• 1
    Perhaps you should load a console font first and then load your ttf ascii only font. – Martin Owens -doctormo- Nov 11 '10 at 21:04
  • 1
    Have you tried loading multiple fonts? the unicode font /usr/share/grub/unicode.pf2 should contain the box and arrow characters you need. You should be able to load the fonts using loadfont one after another until you get the desired effect. – Martin Owens -doctormo- Nov 12 '10 at 5:17
5

IIRC I ran into what you describe when using all glyphs:


(source: xrmb2.net)

Maybe it's an issue with grub-mkfont, maybe it has to do with the font, I don't know. :(

What worked for me:

  1. Using gbdfed to generate the 'bdf' file from a console font (eg. '/usr/share/consolefonts/Lat15-VGA16.psf'): File > Import > Console Font, then File > Save As...
  2. Converting only the ASCII characters with grub-mkfont:

    grub-mkfont --output=out.pf2 --range=0x0-0x7f out.bdf
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  • 1
    It seems that my main problem is that I want to use an OpenType font (ttf), and not a font designed for consoles. I've tried the above with a ttf file, but it didn't help on this particular problem. Thanks a lot for a solution to a similar problem though :). – LasseValentini Nov 7 '10 at 1:12
3

If you run grub-mkfont with the -v flag it will show you how many glyphs you get. If you get more than a thousand, the border character ought to be in there. Limiting the range will only make things worse. The DejaVuSansMono font displays all the characters correctly and it has over 3000 glyphs in the .pf2. Many other fonts get the arrows right but not the border.

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2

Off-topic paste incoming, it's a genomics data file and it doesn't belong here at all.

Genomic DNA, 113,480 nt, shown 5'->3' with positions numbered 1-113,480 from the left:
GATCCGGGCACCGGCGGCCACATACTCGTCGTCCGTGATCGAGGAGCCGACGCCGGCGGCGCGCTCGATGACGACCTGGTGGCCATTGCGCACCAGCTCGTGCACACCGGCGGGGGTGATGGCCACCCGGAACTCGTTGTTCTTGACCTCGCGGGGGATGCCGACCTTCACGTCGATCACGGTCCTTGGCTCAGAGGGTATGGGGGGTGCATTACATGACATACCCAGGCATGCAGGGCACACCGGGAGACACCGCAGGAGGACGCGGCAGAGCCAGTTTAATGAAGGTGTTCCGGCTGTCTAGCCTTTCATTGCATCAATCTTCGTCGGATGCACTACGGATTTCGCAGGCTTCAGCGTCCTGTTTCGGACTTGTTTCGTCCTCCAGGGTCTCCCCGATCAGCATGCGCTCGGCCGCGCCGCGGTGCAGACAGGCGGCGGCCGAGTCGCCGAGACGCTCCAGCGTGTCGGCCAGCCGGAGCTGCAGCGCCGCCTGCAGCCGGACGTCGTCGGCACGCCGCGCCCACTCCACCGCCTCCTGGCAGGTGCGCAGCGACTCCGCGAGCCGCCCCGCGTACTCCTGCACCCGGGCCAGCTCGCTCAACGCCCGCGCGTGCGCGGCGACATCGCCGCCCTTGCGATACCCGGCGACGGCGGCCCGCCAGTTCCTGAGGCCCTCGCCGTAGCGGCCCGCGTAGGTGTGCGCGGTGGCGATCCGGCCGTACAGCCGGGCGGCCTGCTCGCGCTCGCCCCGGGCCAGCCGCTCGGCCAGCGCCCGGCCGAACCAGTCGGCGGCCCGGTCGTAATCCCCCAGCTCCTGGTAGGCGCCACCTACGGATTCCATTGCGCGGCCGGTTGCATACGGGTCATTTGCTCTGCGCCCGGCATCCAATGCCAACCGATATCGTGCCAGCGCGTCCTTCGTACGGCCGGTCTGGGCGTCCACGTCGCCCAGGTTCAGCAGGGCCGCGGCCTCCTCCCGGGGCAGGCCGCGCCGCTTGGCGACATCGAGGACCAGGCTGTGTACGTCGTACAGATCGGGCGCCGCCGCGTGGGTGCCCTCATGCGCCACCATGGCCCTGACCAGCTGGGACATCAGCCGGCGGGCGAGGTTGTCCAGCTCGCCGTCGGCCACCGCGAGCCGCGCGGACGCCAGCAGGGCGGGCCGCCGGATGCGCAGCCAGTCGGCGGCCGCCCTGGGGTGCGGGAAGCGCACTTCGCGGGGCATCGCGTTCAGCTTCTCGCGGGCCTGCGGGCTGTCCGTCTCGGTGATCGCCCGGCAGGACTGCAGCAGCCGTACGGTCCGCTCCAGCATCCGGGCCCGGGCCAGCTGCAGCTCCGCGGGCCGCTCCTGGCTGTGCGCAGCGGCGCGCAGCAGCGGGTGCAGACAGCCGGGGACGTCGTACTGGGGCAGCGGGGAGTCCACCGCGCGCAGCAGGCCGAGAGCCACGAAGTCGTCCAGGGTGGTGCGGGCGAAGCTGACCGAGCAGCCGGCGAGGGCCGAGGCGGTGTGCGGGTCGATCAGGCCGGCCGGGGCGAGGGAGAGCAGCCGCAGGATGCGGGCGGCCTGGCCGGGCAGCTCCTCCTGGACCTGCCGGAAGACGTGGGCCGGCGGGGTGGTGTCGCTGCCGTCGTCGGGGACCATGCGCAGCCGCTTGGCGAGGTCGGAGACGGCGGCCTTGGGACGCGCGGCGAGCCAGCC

use a unicode font.. That worked almost fine( such as arialuni.ttf, shows all characters as required).. My problem is with the little bigger character spacing...and that happens with every font I tested.

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1

You can get this to display correctly by loading both the default font and the desired font.

Then, set the font to the desired font.

When the characters for the box are not found, the regular font which is also loaded will act as a default and the needed characters will be supplied.

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0

I realize this thread is ancient, but I was reading it today and came up with another answer not yet provided... so here it is:

If you're getting odd characters in GRUB after changing fonts, it's because those characters didn't exist in the .ttf file you used to create the .pf2 file.

The characters used to create the border are:

  • U+2501
  • U+2503
  • U+250F
  • U+2513
  • U+2517
  • U+251B

The other commonly missing characters from a .ttf file are the arrows which are:

  • U+2191
  • U+2193

You can use FontForge (open source software) to copy and paste those characters from a .ttf which has the characters included to the .ttf you're trying to use which does not. After generating a new .ttf with FontForge you can use grub-mkfont to create your .pf2 file that has all of the appropriate characters.